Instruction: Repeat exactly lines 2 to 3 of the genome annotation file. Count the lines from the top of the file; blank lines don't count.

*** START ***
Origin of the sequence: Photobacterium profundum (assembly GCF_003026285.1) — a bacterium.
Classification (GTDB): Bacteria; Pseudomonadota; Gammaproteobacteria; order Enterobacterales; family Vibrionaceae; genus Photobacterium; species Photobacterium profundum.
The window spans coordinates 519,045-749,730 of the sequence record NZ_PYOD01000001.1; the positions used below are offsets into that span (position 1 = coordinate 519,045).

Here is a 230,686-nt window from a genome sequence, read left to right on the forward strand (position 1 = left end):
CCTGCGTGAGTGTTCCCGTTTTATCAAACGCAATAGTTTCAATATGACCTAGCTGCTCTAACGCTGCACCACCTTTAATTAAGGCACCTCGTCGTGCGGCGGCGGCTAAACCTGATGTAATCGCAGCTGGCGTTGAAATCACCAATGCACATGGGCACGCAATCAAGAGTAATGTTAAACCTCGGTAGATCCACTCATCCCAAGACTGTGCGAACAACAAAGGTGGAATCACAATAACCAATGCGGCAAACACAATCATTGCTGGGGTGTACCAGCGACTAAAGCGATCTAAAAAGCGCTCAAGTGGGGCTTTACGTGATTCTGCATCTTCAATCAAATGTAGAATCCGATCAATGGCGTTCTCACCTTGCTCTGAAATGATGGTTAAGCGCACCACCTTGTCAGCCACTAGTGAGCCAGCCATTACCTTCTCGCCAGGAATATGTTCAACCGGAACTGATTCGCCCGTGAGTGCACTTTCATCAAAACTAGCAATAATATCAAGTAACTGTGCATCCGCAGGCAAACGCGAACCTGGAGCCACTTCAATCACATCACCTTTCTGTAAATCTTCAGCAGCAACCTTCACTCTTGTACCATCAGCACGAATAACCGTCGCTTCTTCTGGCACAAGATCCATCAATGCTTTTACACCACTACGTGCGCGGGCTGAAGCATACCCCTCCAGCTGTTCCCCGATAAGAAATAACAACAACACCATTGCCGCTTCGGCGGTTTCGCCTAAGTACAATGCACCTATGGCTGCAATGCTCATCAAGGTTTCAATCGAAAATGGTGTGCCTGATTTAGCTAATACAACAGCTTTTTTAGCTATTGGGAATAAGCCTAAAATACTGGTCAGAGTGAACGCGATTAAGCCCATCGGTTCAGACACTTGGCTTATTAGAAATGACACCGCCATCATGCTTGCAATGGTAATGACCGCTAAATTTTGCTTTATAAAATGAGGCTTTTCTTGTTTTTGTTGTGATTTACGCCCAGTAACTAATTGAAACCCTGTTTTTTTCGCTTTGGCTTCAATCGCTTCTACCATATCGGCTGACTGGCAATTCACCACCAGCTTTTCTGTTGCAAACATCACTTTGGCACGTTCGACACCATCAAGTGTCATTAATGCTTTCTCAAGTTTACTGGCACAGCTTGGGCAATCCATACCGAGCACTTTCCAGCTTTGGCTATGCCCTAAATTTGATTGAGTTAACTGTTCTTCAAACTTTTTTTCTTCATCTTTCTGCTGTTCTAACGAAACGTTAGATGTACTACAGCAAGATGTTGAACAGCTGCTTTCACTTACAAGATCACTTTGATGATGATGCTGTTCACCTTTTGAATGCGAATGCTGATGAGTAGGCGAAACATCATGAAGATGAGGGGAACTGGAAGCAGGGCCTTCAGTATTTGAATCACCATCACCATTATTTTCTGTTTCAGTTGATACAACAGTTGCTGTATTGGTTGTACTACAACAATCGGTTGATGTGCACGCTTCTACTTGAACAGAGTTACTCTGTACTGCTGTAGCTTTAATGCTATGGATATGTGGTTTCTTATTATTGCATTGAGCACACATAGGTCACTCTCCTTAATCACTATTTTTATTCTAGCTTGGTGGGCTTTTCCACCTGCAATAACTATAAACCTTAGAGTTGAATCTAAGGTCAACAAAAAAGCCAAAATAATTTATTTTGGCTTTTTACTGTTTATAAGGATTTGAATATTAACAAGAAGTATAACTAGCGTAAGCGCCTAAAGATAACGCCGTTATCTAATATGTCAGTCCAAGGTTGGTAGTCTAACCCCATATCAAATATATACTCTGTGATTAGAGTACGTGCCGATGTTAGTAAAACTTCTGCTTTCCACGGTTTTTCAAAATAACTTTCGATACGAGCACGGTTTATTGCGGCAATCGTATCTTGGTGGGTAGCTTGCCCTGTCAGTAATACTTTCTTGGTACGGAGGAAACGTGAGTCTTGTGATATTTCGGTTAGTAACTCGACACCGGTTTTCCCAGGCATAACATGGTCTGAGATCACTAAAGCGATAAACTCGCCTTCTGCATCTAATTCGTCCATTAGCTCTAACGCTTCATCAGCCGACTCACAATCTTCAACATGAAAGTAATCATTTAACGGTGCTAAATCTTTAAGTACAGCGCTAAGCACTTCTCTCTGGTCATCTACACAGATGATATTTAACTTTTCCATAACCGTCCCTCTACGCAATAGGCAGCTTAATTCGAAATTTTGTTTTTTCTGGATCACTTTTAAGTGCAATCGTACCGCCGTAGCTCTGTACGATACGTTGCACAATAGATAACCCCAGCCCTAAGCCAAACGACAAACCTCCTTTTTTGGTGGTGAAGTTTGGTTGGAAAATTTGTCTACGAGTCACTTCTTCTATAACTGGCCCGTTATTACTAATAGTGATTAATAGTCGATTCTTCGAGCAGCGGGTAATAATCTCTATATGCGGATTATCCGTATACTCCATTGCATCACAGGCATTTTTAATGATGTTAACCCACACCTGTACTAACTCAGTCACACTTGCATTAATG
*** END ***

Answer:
Classification (GTDB): Bacteria; Pseudomonadota; Gammaproteobacteria; order Enterobacterales; family Vibrionaceae; genus Photobacterium; species Photobacterium profundum.
The window spans coordinates 519,045-749,730 of the sequence record NZ_PYOD01000001.1; the positions used below are offsets into that span (position 1 = coordinate 519,045).